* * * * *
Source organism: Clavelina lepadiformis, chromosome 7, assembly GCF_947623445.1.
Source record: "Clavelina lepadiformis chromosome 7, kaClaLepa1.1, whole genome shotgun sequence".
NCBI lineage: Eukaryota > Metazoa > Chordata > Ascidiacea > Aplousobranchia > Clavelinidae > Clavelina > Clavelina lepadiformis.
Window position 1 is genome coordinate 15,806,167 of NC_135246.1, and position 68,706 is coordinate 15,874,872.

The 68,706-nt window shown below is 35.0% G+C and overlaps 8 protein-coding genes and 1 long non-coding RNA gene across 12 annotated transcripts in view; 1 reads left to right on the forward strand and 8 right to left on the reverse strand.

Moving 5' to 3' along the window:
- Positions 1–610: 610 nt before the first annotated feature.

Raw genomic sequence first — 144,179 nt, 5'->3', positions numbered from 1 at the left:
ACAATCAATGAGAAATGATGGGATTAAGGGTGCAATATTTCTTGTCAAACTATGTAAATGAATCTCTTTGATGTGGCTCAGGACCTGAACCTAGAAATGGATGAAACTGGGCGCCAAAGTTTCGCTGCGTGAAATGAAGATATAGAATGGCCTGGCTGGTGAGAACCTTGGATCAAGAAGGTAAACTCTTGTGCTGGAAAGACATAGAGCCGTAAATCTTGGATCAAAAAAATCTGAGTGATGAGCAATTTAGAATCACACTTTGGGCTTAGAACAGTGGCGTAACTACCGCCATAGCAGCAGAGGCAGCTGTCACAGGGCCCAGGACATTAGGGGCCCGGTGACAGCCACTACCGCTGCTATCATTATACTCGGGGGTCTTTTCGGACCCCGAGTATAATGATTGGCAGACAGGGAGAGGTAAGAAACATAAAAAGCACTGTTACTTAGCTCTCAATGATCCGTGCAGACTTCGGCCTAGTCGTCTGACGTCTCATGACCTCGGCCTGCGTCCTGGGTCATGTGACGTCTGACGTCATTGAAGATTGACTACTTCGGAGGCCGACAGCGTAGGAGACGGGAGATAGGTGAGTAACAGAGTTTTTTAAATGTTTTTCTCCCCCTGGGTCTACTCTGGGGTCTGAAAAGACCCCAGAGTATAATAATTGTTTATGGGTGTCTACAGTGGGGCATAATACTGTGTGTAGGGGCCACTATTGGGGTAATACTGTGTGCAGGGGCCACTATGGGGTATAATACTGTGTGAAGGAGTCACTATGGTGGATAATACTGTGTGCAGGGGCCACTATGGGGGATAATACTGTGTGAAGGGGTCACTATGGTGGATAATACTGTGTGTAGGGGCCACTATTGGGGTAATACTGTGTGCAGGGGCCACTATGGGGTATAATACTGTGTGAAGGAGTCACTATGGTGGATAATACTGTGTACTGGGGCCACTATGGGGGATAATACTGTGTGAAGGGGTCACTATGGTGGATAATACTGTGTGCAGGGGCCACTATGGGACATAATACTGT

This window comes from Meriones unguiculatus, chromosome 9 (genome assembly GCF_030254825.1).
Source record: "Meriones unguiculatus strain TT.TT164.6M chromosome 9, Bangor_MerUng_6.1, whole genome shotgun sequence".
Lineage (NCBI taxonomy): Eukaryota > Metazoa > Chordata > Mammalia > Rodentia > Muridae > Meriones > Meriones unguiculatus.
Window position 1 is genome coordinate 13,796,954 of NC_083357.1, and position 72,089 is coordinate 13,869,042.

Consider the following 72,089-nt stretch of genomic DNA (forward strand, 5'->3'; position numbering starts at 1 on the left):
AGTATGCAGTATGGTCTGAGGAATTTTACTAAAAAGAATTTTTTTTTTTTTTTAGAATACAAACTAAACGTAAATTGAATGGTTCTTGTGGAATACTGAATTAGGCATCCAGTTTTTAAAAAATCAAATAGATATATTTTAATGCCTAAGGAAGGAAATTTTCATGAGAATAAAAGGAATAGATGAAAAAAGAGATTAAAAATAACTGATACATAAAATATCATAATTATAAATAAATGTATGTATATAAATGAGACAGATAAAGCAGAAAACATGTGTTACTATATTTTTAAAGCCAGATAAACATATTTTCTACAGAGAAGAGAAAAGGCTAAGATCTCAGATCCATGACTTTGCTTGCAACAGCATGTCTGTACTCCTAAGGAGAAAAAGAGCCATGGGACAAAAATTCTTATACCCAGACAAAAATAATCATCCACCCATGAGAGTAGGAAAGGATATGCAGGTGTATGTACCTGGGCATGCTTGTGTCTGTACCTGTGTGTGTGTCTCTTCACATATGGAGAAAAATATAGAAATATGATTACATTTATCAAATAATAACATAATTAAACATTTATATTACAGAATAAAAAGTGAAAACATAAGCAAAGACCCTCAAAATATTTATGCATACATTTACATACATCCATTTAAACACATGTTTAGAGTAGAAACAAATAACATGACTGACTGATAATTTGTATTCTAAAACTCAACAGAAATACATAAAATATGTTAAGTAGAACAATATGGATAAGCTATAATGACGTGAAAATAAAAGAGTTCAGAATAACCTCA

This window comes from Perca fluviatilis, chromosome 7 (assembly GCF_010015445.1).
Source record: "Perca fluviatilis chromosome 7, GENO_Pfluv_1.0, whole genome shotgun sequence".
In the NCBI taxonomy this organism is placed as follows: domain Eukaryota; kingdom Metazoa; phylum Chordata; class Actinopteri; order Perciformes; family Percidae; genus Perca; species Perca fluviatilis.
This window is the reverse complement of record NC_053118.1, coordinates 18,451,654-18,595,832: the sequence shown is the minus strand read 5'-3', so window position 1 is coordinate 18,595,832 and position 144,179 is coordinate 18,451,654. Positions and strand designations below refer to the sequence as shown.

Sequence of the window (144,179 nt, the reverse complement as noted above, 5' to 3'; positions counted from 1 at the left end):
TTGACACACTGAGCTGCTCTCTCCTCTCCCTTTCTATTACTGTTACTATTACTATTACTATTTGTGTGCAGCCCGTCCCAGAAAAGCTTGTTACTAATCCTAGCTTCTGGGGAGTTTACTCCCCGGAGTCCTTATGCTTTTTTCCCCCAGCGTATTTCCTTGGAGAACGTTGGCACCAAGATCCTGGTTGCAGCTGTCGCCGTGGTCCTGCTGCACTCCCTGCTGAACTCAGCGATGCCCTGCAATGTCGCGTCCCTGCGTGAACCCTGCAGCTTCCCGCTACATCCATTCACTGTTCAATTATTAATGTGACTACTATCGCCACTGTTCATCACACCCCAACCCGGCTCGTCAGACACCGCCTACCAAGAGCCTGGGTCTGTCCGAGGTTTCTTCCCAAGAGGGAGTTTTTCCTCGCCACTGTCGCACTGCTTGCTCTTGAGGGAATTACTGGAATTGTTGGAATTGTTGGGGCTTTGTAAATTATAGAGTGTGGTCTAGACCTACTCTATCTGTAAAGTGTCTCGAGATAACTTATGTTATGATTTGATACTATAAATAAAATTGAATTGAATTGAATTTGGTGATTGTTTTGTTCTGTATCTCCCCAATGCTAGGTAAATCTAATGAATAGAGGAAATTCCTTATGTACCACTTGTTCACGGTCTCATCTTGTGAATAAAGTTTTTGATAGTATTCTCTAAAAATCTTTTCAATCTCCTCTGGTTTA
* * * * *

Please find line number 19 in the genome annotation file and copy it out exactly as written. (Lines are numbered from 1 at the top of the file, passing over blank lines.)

This window is the reverse complement of record NC_053118.1, coordinates 18,451,654-18,595,832: the sequence shown is the minus strand read 5'-3', so window position 1 is coordinate 18,595,832 and position 144,179 is coordinate 18,451,654. Positions and strand designations below refer to the sequence as shown.